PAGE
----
Zazie dans le metro was a more important work, not exactly because of its merits, but because it was an unashamed attempt to make a split-level film, which would appeal to cinéphiles and the general public, but for different reasons. On the one hand, it was an anthology of allusions and quotes from numerous historic movies; on the other, it was a zany crackpot comedy, with lots of chases and slapstick. The film also showed Malle’s mounting interest in camera-work; plot and character hardly exist and the film is kept from sagging almost entirely by stimulating the eye and not allowing it to settle. Zazie showed how it was possible to use typical nouvelle vague devices in order to enliven an action of little interest to the director in itself and turn it into a virtuoso stylistic exercise. (This, of course, is what Richardson tried to do with Tom Jones). It should be said that since Queneau’s original book was little more than a virtuoso semantic exercise itself, it is arguable that Malle was translating it faithfully into cinematic terms. But this merely underlines the point that Malle has been unable to find his own dynamic.
The nouvelle vague was always careful not to seem afraid of commercialism; its admiration for American cinema implied a belief that good cinema might well also be good box-office. Yet it soon became quite clear that the leading nouvelle vague directors, far from being shadowy figures in the Hollywood jungle, were going to be enthroned as the idols of the intelligentsia, in the full glare of the limelight and applauded by the very critics who spurned the American cinema. Besides, they were nearly all intellectuals themselves and, though it is one thing to insist that the cinema—for all the merits of American directors—still lacked a certain intellectual dimension, it is quite another to litter Faulkner’s Wild Palms or Goethe’s Elective Affinities around on the screen and comment on them in long passages of screenplay. Consequently, there was always a fundamental tension in nouvelle vague cinema, sometimes expressing itself in surprising ways, apparently perverse: thus Godard makes films with Brigitte Bardot and Eddie Constantine.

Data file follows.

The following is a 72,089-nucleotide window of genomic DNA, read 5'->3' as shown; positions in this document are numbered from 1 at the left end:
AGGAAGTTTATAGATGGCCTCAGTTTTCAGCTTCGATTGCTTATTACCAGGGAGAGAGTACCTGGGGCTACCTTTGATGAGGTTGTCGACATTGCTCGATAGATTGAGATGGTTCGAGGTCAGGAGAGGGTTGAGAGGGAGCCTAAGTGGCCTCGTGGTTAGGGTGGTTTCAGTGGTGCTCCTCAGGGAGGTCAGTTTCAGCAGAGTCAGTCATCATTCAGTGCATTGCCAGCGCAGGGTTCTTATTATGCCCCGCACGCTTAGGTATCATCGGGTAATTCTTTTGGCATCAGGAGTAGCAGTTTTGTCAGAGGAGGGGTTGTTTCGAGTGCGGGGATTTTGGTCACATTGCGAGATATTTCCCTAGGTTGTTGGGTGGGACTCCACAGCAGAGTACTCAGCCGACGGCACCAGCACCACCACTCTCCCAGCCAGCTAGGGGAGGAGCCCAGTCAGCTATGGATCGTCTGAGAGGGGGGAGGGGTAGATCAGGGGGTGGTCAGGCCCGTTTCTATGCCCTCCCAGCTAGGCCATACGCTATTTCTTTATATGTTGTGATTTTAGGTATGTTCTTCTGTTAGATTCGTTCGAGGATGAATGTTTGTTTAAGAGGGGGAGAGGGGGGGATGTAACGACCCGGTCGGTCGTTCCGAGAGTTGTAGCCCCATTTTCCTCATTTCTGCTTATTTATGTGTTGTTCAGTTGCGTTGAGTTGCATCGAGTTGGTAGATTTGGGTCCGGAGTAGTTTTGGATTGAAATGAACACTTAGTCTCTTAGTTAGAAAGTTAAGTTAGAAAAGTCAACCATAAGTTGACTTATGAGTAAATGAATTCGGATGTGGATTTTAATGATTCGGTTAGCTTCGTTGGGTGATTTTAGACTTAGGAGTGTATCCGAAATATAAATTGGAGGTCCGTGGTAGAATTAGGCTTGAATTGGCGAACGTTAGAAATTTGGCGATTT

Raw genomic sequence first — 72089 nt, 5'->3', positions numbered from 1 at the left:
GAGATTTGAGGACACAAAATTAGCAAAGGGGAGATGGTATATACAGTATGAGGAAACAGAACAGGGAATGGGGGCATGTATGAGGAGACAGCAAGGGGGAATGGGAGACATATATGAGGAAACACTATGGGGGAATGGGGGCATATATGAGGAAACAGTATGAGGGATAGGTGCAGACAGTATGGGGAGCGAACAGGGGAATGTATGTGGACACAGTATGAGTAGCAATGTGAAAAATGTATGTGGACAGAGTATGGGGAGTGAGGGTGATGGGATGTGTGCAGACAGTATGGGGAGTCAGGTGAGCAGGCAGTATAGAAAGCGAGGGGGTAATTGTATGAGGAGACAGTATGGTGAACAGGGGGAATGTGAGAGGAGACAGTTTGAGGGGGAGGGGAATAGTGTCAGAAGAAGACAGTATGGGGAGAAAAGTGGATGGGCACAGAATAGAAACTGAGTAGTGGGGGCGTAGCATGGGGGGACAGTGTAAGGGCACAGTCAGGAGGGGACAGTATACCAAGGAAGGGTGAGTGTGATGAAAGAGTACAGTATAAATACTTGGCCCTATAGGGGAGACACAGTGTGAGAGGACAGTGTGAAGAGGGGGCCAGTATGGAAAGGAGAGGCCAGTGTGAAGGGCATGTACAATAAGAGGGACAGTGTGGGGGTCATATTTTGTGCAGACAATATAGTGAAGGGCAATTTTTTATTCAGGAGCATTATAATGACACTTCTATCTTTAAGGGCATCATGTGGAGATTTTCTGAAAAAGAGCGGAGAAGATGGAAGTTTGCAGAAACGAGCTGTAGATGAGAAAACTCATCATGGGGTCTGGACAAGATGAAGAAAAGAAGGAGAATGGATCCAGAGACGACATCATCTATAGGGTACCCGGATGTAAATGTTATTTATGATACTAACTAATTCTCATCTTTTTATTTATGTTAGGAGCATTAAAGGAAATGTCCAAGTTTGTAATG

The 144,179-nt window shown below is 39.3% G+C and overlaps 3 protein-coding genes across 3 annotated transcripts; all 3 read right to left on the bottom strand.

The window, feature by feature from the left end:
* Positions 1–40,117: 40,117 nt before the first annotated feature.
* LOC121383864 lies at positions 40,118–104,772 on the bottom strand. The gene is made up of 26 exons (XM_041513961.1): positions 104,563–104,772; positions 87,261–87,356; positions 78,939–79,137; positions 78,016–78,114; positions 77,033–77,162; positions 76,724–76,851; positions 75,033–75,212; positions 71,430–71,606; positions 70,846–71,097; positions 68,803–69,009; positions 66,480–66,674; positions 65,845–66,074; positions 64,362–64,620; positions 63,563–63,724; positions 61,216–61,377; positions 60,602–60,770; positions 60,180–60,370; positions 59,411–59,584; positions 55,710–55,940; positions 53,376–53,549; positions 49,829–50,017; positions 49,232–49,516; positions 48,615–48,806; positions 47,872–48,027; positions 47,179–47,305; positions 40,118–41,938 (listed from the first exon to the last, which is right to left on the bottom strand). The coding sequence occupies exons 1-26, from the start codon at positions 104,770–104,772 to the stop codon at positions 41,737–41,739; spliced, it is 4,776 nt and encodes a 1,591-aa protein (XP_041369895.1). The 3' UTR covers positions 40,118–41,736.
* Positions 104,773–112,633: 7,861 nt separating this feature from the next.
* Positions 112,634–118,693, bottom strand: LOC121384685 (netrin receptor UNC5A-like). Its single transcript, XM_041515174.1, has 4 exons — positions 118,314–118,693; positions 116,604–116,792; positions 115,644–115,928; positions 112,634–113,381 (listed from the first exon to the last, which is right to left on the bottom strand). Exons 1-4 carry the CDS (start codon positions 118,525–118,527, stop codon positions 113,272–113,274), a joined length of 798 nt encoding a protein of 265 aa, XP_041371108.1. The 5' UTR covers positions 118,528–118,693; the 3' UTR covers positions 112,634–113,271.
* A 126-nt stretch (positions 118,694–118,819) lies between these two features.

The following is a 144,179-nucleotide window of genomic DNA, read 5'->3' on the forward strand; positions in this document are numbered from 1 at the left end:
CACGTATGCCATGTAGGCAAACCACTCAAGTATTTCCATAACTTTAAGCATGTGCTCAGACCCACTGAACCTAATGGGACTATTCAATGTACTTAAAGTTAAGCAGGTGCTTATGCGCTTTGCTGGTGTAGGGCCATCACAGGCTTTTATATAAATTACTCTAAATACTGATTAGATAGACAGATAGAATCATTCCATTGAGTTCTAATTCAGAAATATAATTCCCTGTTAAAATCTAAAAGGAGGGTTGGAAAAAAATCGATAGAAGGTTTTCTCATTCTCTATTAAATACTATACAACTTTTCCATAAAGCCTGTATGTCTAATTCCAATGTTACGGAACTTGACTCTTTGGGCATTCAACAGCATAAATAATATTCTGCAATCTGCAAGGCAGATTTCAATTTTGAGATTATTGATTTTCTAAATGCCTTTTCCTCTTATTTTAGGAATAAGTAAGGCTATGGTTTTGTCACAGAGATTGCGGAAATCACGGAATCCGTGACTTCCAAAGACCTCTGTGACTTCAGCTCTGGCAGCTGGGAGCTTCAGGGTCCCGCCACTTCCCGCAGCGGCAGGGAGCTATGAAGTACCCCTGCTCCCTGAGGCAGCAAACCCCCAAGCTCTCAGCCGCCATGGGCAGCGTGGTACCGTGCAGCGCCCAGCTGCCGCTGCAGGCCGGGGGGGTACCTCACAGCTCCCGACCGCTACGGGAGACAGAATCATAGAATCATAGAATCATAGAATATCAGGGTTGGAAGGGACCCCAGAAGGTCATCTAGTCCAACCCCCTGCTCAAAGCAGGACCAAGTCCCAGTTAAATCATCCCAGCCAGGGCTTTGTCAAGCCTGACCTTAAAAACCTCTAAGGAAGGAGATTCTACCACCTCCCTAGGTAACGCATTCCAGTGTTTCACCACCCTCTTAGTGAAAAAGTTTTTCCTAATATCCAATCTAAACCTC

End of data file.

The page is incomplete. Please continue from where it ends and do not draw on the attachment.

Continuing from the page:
Malle too made a film with Brigitte Bardot, Vie privée. Godard’s Le
It seemed, after Vie privée had been shown, that little more could be expected from Malle. However, he proved resilient enough to make a comeback and his most recent film, Le feu follet, was well-received almost everywhere. It was not an outstandingly good film, but it was a film which perhaps more than any other was calculated to catch the attention of the intellectual. The screenplay was based on an adaptation of a novel by Drieu La Rochelle, with the hero changed from a drug-addict to an alcoholic. This shift brought the film into line with its prevailing mood, which was clearly signalled by a number of allusions to Scott Fitzgerald. Although the film, like the book, ends with the hero’s suicide, it was not so much a suicide of an oppressed or broken man as of a privileged yet doomed man, a man who obscurely feels that he has no further time to live and that to continue living, perversely, would be to live in such a condition of radical separation from others as hardly to be living at all. The film does not consider the origins of this feeling of fatality and of separation, but chronicles a series of episodes in which it becomes manifest. The camera, therefore, is the typical nouvelle vague following camera, but it is also endowed, for quite long periods, with the hero’s own subjectivity.